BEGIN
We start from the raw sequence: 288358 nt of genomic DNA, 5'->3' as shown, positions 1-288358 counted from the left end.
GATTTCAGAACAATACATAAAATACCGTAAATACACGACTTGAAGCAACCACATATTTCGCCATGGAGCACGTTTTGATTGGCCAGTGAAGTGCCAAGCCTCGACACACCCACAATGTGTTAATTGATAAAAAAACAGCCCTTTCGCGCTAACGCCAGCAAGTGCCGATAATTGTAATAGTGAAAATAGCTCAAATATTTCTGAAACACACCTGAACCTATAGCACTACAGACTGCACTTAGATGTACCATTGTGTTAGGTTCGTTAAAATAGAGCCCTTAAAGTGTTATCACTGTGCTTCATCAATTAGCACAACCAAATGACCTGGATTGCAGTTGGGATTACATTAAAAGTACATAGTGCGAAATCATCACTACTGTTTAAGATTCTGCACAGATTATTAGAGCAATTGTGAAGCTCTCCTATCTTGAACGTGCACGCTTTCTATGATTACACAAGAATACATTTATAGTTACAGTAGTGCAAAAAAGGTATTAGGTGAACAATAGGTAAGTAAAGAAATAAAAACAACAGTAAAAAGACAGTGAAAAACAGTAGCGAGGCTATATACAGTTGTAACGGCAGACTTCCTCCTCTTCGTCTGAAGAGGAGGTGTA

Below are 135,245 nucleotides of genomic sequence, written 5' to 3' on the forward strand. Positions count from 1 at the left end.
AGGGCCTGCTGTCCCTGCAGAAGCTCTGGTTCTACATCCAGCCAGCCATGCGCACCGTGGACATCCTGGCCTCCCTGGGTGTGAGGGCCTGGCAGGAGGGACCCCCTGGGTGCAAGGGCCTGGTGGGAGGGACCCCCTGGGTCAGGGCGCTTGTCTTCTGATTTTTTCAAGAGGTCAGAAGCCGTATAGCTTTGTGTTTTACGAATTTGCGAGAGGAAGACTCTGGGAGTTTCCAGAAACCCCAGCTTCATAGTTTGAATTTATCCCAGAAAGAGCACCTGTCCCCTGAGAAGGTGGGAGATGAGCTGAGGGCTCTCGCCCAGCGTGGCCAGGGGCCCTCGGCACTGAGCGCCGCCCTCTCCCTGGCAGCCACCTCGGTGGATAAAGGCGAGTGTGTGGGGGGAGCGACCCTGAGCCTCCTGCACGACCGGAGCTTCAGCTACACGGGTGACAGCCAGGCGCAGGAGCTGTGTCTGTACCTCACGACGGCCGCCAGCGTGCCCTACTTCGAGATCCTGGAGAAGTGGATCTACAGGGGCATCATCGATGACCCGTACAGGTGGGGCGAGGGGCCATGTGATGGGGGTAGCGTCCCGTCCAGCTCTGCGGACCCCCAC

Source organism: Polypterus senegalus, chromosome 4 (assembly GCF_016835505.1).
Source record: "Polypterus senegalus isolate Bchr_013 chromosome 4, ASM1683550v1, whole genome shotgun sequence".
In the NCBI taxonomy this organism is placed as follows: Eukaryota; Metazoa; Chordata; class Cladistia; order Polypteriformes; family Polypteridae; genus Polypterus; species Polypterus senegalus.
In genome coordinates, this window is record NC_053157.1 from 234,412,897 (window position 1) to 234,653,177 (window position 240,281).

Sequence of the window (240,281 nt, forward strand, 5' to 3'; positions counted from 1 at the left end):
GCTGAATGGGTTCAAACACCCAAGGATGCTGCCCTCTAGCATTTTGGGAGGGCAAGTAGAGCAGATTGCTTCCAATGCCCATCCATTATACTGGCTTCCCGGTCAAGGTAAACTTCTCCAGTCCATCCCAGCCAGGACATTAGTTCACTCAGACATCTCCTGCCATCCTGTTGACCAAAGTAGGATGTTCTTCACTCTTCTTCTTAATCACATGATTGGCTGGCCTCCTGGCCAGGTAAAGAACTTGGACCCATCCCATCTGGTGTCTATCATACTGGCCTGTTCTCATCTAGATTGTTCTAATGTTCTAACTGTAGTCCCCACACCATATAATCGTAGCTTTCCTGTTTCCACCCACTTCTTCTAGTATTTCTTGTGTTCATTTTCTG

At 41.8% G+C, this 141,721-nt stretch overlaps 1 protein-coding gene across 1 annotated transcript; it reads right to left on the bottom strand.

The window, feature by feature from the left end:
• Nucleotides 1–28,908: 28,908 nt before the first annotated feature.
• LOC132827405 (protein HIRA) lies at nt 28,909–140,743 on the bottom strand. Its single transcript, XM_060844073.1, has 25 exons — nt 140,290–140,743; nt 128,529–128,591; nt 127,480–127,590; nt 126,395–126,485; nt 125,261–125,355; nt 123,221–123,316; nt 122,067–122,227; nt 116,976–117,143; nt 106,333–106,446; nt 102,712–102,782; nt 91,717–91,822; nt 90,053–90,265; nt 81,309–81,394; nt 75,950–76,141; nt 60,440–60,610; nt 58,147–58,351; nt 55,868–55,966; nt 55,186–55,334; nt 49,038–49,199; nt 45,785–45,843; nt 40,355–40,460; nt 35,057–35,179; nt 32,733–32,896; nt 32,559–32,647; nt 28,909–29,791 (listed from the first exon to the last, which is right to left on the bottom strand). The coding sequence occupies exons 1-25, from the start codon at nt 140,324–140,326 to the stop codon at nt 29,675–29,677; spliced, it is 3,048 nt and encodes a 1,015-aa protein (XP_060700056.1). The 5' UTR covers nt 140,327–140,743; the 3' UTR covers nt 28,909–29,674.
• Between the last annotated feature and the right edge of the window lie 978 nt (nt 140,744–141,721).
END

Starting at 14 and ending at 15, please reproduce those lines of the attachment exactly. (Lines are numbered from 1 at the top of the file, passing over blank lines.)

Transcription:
• LOC132827405 (protein HIRA) lies at nt 28,909–140,743 on the bottom strand. Its single transcript, XM_060844073.1, has 25 exons — nt 140,290–140,743; nt 128,529–128,591; nt 127,480–127,590; nt 126,395–126,485; nt 125,261–125,355; nt 123,221–123,316; nt 122,067–122,227; nt 116,976–117,143; nt 106,333–106,446; nt 102,712–102,782; nt 91,717–91,822; nt 90,053–90,265; nt 81,309–81,394; nt 75,950–76,141; nt 60,440–60,610; nt 58,147–58,351; nt 55,868–55,966; nt 55,186–55,334; nt 49,038–49,199; nt 45,785–45,843; nt 40,355–40,460; nt 35,057–35,179; nt 32,733–32,896; nt 32,559–32,647; nt 28,909–29,791 (listed from the first exon to the last, which is right to left on the bottom strand). The coding sequence occupies exons 1-25, from the start codon at nt 140,324–140,326 to the stop codon at nt 29,675–29,677; spliced, it is 3,048 nt and encodes a 1,015-aa protein (XP_060700056.1). The 5' UTR covers nt 140,327–140,743; the 3' UTR covers nt 28,909–29,674.
• Between the last annotated feature and the right edge of the window lie 978 nt (nt 140,744–141,721).